Thursday, December 13, 2012

Musings: Non-Traditional Christmas Cookies

“Tomorrow, I’m going to make Christmas Cookies that people want to eat.”

Since medieval times, cookies have been a Christmas tradition. Far from being an everyday food, cookies were a special part of festival seasons.  During the industrial revolution, cookies became less about eating a sweet treat and more about decorating. Manufactured cookie cutters, molds and decorating tools became available to everyone.  

Today, when I think Christmas Cookies, I think of sugar cookies cut in many marvelous shapes, topped with bright icing. My family always made those.  If your family has other traditions, I’d love to hear about them.

Personally, I don’t like frosted sugar cookies at all.  I think they have no flavor other than cloying sweetness.  I hate how the frosting gets hard as a rock after a day or so.  Judging by how they seem to stick around, I don’t think I’m alone.  I love decorating them, but when they’re done, I pawn them off on other people.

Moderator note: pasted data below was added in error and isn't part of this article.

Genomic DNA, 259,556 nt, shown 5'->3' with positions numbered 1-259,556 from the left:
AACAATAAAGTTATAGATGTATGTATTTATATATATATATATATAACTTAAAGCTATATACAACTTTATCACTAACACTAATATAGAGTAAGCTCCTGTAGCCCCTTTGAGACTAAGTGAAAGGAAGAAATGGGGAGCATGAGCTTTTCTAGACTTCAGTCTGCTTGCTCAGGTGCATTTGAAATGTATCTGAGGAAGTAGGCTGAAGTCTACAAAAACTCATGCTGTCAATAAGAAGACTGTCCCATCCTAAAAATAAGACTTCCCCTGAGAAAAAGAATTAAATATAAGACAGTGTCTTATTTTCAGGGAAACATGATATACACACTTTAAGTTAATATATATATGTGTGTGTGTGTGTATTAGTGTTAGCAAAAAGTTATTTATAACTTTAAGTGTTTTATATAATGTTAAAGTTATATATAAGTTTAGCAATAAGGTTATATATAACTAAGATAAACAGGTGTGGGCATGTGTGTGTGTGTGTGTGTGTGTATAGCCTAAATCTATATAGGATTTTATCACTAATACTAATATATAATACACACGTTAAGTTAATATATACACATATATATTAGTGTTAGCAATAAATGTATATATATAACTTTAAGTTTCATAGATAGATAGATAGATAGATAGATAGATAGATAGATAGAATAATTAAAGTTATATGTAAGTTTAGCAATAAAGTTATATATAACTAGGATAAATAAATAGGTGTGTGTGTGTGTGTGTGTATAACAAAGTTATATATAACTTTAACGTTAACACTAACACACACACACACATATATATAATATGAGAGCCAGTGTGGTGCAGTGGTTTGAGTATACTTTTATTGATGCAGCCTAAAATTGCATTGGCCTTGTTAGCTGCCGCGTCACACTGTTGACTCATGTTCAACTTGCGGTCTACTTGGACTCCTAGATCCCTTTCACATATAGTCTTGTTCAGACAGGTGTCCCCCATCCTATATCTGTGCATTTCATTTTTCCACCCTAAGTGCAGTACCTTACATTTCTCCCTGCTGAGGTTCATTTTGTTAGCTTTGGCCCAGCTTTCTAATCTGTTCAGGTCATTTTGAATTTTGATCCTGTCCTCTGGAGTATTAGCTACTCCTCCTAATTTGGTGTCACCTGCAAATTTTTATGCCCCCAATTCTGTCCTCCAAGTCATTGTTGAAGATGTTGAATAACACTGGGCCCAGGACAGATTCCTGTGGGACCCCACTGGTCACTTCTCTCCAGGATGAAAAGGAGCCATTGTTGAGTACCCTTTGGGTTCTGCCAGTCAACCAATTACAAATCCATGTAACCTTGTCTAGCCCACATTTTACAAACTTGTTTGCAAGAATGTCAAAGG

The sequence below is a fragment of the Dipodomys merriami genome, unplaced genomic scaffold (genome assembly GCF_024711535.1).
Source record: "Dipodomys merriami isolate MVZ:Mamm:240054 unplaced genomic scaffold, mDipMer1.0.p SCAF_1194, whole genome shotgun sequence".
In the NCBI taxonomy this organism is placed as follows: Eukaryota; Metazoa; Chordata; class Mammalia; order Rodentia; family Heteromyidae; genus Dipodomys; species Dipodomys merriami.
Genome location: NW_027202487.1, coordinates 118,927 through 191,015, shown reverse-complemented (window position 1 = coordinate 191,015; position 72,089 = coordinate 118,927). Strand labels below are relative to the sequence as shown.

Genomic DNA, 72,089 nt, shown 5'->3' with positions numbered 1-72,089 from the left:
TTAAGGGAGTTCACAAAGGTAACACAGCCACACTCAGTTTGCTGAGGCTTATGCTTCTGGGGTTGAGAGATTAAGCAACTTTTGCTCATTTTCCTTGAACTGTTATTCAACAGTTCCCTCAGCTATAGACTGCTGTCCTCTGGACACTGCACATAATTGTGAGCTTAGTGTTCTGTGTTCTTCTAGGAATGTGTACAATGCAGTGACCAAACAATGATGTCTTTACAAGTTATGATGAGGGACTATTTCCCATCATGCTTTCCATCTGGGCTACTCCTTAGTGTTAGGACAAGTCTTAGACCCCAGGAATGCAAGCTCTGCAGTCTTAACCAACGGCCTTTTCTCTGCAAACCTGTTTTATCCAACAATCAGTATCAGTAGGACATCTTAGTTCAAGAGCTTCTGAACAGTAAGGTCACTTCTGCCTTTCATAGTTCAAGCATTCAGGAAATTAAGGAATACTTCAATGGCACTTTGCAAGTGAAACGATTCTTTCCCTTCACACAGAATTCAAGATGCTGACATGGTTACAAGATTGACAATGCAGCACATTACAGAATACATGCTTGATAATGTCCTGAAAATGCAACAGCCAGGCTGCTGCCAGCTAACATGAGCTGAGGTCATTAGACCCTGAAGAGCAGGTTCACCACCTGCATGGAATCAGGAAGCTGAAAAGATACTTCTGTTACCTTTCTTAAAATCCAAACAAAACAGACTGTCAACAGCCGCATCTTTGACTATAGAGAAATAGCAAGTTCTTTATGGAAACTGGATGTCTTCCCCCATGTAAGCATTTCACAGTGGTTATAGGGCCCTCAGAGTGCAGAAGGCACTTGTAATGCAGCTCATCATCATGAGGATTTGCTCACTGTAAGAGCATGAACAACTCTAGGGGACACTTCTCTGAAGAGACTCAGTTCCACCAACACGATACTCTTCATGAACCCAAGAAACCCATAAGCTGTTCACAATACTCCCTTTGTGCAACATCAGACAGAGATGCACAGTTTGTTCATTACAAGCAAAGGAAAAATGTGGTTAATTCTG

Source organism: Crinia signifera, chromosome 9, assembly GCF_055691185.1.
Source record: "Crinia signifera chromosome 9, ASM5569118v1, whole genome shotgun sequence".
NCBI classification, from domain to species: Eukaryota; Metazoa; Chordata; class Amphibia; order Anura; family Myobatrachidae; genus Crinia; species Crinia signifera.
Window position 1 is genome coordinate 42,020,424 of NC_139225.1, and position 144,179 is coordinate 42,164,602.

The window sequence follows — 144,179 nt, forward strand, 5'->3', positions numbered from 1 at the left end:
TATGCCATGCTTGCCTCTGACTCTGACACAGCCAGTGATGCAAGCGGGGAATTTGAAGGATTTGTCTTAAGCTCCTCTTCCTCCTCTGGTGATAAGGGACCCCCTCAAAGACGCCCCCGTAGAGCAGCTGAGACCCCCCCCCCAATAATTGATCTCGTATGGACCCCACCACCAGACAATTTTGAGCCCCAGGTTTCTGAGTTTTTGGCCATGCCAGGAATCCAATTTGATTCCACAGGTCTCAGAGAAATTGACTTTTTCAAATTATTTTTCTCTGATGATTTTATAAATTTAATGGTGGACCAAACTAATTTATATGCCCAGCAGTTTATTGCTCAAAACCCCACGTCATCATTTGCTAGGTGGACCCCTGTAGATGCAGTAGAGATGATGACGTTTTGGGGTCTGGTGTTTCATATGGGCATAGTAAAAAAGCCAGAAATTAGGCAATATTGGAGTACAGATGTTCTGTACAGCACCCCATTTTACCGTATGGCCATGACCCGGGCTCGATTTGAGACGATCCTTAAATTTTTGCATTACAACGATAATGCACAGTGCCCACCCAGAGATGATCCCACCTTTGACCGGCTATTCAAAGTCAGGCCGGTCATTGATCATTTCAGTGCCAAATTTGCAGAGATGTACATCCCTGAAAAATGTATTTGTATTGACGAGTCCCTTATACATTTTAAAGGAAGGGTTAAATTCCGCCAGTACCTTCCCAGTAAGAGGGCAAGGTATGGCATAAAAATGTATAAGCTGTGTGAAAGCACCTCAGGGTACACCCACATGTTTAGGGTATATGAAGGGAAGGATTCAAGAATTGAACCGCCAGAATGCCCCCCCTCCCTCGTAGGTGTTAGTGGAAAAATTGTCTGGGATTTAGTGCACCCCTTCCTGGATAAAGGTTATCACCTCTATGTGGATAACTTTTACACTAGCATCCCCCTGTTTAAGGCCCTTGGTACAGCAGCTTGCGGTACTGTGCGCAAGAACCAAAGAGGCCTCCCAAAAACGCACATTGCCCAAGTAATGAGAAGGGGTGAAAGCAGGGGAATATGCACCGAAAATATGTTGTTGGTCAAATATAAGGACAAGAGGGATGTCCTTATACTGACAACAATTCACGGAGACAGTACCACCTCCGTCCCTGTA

This year, I said no more. This year, I made some cookies that I actually want to eat. I made Chocolate Spice Quickies, from Baking: From My Home to Yours by Dorie Greenspan.  They are simple slice and bake cookies, made with cocoa and ground almonds, flavored with zippy allspice and a swirl of melted chocolate.  
My humble cookies, small but mighty.
They might not win any beauty contests, but they are a crumbly, buttery delight.  They’re a manageable size so I don’t have to feel guilty for having just one.  They won’t linger around until Christmas.  They’ll be gone and I can make more cookies!

Someday, I’ll make a sugar cookie recipe that feels the same way.  With icing that doesn’t taste like a sweet fossil. Someday.

I encourage everyone to dress up their favorite cookies for Christmas.  There’s no reason that we have to stick to the sugar cookie cutout formula.  Its a Christmas revolution!

And if you absolutely love sugar cookies, I’d be glad to give you some! Maybe we can make a registry of sugar cookie donors and receivers.

Christmas Cookie History Source: The Food Timeline

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